Creative Europe programme:
Project manager: Dancing Histor(y)ies – binding communities and heritage through dance, ID No 101099222, 2023-2026
Project manager: SHELeadersVR- Life and environment of Women Leaders in Western Balkans History in Virtual Reality, No 101055818, 2022-2025
Project manager: TRAME – Traces of Memory (2020-1-IT02-KA201-079794), 2020-2022
Project manager: COOLTOUR – Millennials for Cultural Heritage (2021-1-IT03-KA220-YOU-000029203), 2022-2024
She is part of the Viminacium project team which established and developed Viminacium Archaeological Park to grow in the direction of becoming a tourist destination.
She is a member of the team that established and developed the unique scientific product – exhibition Itinerarium Romanum Serbiae and Viminacium, which was visited by more than a million visitors throughout the world.
PhD Ljubomir Jevtović
Research associate at the Institute of Archaeology, Belgrade (Serbia)
Specialized and passionate about Roman archaeology, he is participating in the excavation of the archaeological site Viminacium since 2009, especially the amphitheater and the camp of the Legio VII Claudia. The main focus of his academic endeavors is the Roman army, ancient epigraphic monuments, and Roman building ceramics with particular interests in military production and its technological, organizational, and epigraphic aspects. In 2013 he earned an MA in Archaeology at the University of Belgrade, Faculty of Philosophy, on the subject of Bricks and tiles with the stamp of the Legio VII Claudia in the territory of modern-day Serbia. His newest interests are photography, social media marketing, and graphic design. Most recently, he participated in the project TRACCE DI MEMORIA – TRAME (2020-1-IT02-KA201-079794), co-funded by the ERASMUS+ program of the European Commission, and IMMERSIUM (Project ID: 400623277), co-funded by the Creative Europe program of the European Commission.
MA Stefan Stančić
MA Stefan Stančić is a research assistant at the Institute of Archaeology, Belgrade (Serbia), and a PhD student at the University of Arts in Belgrade. Since 2016, he has been dedicated to research on the topic of the space-time continuum and its interpretation in open space, as well as in other architectural buildings. The technique he relies on the most in his research is mosaic, that is, the development of mosaic compositions, as well as their timeless appearance. In 2015 he earned an MA in Applied arts at the University of Arts in Belgrade, Faculty of Applied Arts. He is a member of the Serbian Archaeological Society and The Association of Fine Artists of Serbia (ULUS). He is participating in a few EU-funded projects:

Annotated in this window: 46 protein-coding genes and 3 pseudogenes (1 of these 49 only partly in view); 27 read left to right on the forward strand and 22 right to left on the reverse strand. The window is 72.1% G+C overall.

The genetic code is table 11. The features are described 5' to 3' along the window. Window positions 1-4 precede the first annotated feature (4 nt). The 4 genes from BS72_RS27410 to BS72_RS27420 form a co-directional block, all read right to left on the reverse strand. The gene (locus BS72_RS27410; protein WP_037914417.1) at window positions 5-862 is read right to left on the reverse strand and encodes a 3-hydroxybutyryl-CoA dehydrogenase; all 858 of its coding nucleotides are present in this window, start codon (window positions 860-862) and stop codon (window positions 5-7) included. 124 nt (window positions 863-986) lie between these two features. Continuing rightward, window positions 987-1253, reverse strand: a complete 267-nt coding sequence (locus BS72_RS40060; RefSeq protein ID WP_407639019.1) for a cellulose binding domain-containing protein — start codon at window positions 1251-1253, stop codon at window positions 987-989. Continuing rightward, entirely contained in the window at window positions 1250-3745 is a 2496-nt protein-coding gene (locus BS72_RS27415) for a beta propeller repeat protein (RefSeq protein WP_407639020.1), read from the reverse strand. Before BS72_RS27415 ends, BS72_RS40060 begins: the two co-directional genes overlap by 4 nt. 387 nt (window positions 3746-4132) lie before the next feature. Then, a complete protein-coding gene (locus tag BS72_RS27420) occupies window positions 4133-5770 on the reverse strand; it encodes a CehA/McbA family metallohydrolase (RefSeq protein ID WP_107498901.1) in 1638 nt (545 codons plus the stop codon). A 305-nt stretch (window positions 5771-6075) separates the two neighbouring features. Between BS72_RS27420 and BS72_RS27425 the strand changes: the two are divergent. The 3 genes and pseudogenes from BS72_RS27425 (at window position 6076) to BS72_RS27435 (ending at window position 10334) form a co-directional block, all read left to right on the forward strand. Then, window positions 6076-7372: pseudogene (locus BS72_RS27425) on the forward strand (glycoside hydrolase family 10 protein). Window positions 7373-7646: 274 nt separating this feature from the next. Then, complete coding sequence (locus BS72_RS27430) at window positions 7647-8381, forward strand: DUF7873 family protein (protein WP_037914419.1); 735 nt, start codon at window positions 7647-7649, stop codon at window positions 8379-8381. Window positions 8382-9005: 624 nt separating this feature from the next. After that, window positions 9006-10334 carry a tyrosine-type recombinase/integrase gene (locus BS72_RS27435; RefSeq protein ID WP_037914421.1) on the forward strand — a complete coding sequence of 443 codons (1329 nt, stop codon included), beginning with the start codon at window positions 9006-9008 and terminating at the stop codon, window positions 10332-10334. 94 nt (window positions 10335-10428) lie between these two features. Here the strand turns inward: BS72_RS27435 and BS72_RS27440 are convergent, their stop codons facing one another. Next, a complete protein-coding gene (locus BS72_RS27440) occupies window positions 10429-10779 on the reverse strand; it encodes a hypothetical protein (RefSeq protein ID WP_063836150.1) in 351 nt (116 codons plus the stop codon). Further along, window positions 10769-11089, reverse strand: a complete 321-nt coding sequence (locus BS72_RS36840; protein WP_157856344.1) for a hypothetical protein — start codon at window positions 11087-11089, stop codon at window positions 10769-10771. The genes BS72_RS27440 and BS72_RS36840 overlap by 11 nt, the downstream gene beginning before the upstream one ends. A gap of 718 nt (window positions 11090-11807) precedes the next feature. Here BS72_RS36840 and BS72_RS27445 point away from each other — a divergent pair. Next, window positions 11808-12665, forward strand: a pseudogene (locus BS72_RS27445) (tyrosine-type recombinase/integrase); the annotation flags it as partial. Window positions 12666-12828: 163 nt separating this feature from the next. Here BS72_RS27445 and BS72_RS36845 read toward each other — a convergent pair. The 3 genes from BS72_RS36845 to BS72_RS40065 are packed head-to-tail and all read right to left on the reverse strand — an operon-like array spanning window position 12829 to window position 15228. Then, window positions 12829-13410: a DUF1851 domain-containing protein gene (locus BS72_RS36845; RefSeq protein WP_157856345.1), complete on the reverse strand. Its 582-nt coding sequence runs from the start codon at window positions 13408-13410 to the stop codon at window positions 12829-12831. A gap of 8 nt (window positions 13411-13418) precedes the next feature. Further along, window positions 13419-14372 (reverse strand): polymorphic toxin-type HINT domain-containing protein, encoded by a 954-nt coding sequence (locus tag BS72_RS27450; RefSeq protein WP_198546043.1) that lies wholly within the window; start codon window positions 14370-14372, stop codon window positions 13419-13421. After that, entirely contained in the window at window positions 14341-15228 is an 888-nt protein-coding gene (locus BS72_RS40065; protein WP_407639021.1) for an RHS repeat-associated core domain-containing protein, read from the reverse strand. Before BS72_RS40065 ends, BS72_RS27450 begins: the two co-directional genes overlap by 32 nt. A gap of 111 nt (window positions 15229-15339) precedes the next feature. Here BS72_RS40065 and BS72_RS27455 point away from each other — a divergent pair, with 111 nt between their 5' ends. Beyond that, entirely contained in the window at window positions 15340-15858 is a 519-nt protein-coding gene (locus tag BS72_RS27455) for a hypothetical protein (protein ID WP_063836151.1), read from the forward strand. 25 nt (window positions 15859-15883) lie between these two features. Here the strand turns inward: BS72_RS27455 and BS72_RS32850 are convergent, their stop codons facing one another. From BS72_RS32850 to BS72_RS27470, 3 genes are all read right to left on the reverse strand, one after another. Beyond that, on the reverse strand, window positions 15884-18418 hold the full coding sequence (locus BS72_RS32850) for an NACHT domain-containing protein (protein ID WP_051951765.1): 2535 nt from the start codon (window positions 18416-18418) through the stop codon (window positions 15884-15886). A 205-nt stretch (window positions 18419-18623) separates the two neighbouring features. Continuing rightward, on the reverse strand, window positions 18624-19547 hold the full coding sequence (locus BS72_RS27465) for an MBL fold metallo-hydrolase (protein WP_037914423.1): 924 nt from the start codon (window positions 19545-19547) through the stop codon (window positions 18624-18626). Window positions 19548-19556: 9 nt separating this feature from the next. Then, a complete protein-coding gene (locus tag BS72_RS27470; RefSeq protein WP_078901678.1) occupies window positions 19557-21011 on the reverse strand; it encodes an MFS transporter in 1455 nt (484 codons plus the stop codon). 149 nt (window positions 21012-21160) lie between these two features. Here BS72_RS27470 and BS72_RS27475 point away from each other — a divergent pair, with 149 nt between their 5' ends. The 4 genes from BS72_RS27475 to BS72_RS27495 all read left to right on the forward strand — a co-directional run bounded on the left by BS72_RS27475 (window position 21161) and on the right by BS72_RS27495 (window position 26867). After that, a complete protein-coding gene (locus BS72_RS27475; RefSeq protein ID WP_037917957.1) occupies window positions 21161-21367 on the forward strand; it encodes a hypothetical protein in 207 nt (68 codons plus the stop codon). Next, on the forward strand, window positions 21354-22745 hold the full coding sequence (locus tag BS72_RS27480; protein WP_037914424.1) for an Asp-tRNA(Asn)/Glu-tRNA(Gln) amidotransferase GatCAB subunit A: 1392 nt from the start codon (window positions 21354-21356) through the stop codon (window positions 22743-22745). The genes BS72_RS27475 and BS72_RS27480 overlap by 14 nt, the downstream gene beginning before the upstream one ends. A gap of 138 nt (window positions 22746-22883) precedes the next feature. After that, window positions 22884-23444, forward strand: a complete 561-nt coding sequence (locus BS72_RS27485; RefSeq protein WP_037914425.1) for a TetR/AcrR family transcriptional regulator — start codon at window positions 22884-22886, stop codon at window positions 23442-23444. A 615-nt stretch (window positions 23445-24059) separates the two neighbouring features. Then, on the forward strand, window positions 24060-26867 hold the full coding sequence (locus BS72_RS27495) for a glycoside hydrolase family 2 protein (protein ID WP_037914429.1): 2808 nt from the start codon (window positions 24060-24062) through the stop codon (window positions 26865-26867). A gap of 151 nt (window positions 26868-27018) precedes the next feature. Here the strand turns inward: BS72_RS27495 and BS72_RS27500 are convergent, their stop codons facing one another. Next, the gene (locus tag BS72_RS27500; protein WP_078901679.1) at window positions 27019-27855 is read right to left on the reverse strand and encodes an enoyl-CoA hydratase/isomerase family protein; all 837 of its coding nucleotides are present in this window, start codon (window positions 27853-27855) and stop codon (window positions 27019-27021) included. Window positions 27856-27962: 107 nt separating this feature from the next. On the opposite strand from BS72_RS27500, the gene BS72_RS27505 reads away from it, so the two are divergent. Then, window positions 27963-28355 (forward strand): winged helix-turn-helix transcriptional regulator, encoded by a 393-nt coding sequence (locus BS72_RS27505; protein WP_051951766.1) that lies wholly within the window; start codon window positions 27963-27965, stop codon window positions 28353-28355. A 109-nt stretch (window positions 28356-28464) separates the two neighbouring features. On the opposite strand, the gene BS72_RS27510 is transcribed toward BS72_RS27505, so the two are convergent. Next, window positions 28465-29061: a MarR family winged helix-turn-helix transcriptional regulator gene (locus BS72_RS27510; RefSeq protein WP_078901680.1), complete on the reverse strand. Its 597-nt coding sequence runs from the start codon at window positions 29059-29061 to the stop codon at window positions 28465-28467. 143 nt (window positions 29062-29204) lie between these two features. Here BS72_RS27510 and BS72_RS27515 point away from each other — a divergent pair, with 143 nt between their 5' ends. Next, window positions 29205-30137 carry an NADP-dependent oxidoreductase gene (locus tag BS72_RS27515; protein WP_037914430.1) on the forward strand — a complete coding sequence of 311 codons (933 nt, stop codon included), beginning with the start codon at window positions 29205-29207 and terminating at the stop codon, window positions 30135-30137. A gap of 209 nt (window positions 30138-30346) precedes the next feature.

- Creative Europe program:
Communication manager: Dancing Histor(y)ies – binding communities and heritage through dance, No 101099222, 2023-2026
- Interreg program Danube Region: Communication manager: Living Danube Limes – Valorising cultural heritage and fostering sustainable tourism by LIVING the common heritage on the DANUBE LIMES as basis for a Cultural Route
Ana Gavrilović is working on her Master’s degree at the same University where she graduated – the University of Belgrade Faculty of Philosophy, Archaeology Department. Currently juggling between management of COOLTOUR partner organization KSA, being employment in fieldwork, and other kinds of involvement in the non-governmental sector, this Millennial lover of both video and tabletop games has found a way to make it into a profession, mostly focusing on an upcoming field of archaeogaming.
Even though we go into archaeology, we “chose” to work with dead people, it’s astonishing how much keeping those people alive by telling their stories in real-time can be liberating for us now… to know the struggles of humankind like housing, food, health, love do not choose the time or the place, and maybe learn something from the past. If you think about it, responsible behavior towards nature (zero waste mostly) is a millennial trend, but a neolithic standard.